We have inspected lifting slings that were used to handle freshly painted, microwave tower sections that were literally stiff as boards after the paint had hardened and dried.  While this is an extreme case, the solution was an easy one.  During my  sling safety presentation to the National Association of Tower Erectors, I suggested the use of fire hose to prevent the absorption of the paint by the nylon lifting slings.

There are much better ways to identify rigging sling ownership or to indicate that a sling inspection has been done.  Nylon sling fabricators can easily attach a color patch to many, if not all synthetic rigging products. At Lift-It Manufacturing, we generally mount the color patch near the sling identification tag.  In addition, we make custom sling tags which indicate company or crew ownership.  Heavy duty slings and cargo lifting nets can have custom sling tags attached boldly displaying, PROPERTY OF PEMEX or PROPERTY OF DEHYDRATION CREW 7.  These tags are sewn directly to the lifting sling or roundsling cover and are very difficult to remove.  The tag attachment is far superior to stenciling or marker pen which can easily be covered over.

Sling inspection can be easily identified by either a sling inspection tag which is attached directly to the web sling, round sling or tie down assembly. Sling inspection tags contain monthly, quarterly or annual information that the inspector  either marks on the sling tag or punches out to indicate that the sling is in an acceptable condition.

Another solution to visually indicate sling safety inspections is the use of a Lift-It Inspection Loop. A small piece of webbing is folded in half and inserted under the edge of the sling tag as the tag is attached to the lifting sling. The Inspection Loop provides an attachment point for colorized zip ties which indicate the month, quarter or year of the inspection. The above mentioned solutions can be found on our web site or by viewing page 54 of our Rigging Resource Guide and are far superior to painting, stenciling or using electrical tape of different colors.  Electrical tape when removed can damage the outer fibers of polyester lifting slings and nylon web slings.

The use of metal tags on synthetic  rigging slings can be dangerous as the tag could become hung up, resulting in sling damage as the aircraft cable used to attach the metal tag to the lifting sling cuts or abrades the nylon web or polyester sling fibers.  Damage to the synthetic lifting sling can also occur when aircraft cable is attached snuggly to the sling eye or the sling body.

We hope that you find this information useful in protecting the lives of those that use industrial lifting slings for any application.  Please consider attending the sling safety training we offer at the Lift-It Learning Center in Pomona, CA. We present rigger training, sling inspection training and also provide sling classes for NCCCO preparatory training.

 
Have a great weekend and know that we are ready to help you with solutions to problems, compliance issues and yes, we also sell rigging!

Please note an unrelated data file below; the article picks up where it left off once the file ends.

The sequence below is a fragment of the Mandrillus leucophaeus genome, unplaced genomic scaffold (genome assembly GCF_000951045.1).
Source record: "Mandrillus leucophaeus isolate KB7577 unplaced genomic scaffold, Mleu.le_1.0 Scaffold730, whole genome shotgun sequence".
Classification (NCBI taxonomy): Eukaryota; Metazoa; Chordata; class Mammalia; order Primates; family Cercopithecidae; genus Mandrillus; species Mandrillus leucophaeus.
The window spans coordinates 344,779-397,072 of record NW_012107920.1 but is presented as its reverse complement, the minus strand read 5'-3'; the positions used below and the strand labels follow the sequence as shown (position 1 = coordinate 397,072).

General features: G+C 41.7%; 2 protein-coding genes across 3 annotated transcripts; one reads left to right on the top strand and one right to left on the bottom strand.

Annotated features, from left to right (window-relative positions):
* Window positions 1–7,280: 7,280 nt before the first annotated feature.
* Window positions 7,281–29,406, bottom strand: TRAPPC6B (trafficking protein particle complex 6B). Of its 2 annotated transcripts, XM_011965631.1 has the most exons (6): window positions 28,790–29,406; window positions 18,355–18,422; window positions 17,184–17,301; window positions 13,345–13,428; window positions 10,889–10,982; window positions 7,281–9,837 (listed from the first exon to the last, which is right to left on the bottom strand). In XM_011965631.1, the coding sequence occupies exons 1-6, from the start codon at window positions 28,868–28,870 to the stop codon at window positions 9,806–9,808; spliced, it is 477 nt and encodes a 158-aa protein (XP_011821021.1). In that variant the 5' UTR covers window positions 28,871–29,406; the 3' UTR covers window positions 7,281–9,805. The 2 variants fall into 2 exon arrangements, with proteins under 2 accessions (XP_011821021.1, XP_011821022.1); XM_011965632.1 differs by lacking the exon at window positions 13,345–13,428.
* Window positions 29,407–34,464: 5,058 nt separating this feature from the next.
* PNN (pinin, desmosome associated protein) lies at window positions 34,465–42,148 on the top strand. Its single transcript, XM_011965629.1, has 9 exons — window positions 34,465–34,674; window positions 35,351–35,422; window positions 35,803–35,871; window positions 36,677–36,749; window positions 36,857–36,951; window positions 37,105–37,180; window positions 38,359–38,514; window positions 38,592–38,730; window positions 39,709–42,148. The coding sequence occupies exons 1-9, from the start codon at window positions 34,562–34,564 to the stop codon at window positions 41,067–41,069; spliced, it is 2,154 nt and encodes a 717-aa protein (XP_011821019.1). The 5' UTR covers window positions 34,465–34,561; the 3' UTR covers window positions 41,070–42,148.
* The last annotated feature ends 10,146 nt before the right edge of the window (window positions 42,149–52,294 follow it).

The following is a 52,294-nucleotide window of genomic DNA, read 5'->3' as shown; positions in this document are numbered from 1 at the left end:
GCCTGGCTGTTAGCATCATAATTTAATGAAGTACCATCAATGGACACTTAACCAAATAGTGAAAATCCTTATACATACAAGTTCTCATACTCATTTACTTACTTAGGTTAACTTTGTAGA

All the best, Mike View my Google+ Profile Here

(0) Hoisting, Rigging & Crane User Group Tour Lift-It Manufacturing

The 2013 EPRI- Hoisting, Rigging & Crane User Group Meeting and Workshop was held in Long Beach, CA and featured a field trip to Lift-It® Manufacturing Company, Inc. Over 65 attendees were part of the plant tour and workshop that featured an educational session, as well as a several fabrication demonstrations.

Michael J. Gelskey, Jr. welcomed the group outside the factory and took one of the two groups on the factory tour.  The tour featured fabrication demonstrations of web, round and Twin-Path® Extra slings. An overview of the Lift-It® ISO: AS9100C quality control system, material traceability and final inspection were also presented. The highlight of the tour was destruction testing of slings which had been produced for the tour attendees.

Simultaneously, Michael J. Gelskey, Sr. was presenting a Rigging Standards and Regulatory Compliance update in the Lift-It® Learning Center.  Attendees were updated on recent developments in the OSHA sling safety standards, ASME sling and hardware consensus standards and the Recommended Standard Specifications of the Web Sling and Tie Down Association.  In addition, a report commissioned by the U.S. Department of Energy on sling accidents resulting from the lack of sling protection or inadequate protection was also provided.

Michael Gelskey, Sr. remarked, “We were extremely pleased to be selected and truly appreciated the many favorable comments received about our operation and our people. “

Dequoy R.M. Weaver also presented an interactive, educational session on Synthetic Sling Inspection during the regular meeting. The attendees were presented with sling inspection system information, removal from service criteria and sling inspection techniques.

Mike Gelskey, Jr. stated, “It was great to see old friends and to welcome new ones into the Lift-It® Family. It was a dream come true to have the backbone of the nuclear power industry visit our home.”

The day concluded with an Appreciation Dinner hosted by Lift-It® for the participants at Parker’s Light House in Long Beach, CA.  The event was held in the Queensview Steakhouse which has breathtaking views of the Queen Mary and the Port of Long Beach.  The night ended at 9:00 PM after the group enjoyed sumptuous cuisine and libations.

Lift-It® Manufacturing Company is a leader in the supply of quality rigging, worldwide for discriminating customers who know there is no substitute for quality.  Lift-It® celebrates 34 years of service to the sling and rigging industry and provides world class education for sling riggers and inspectors at the Lift-It® Learning Center in Pomona, CA or onsite.  For more information on Lift-It® visit www.lift-it.com or contact them at 909.469-2251.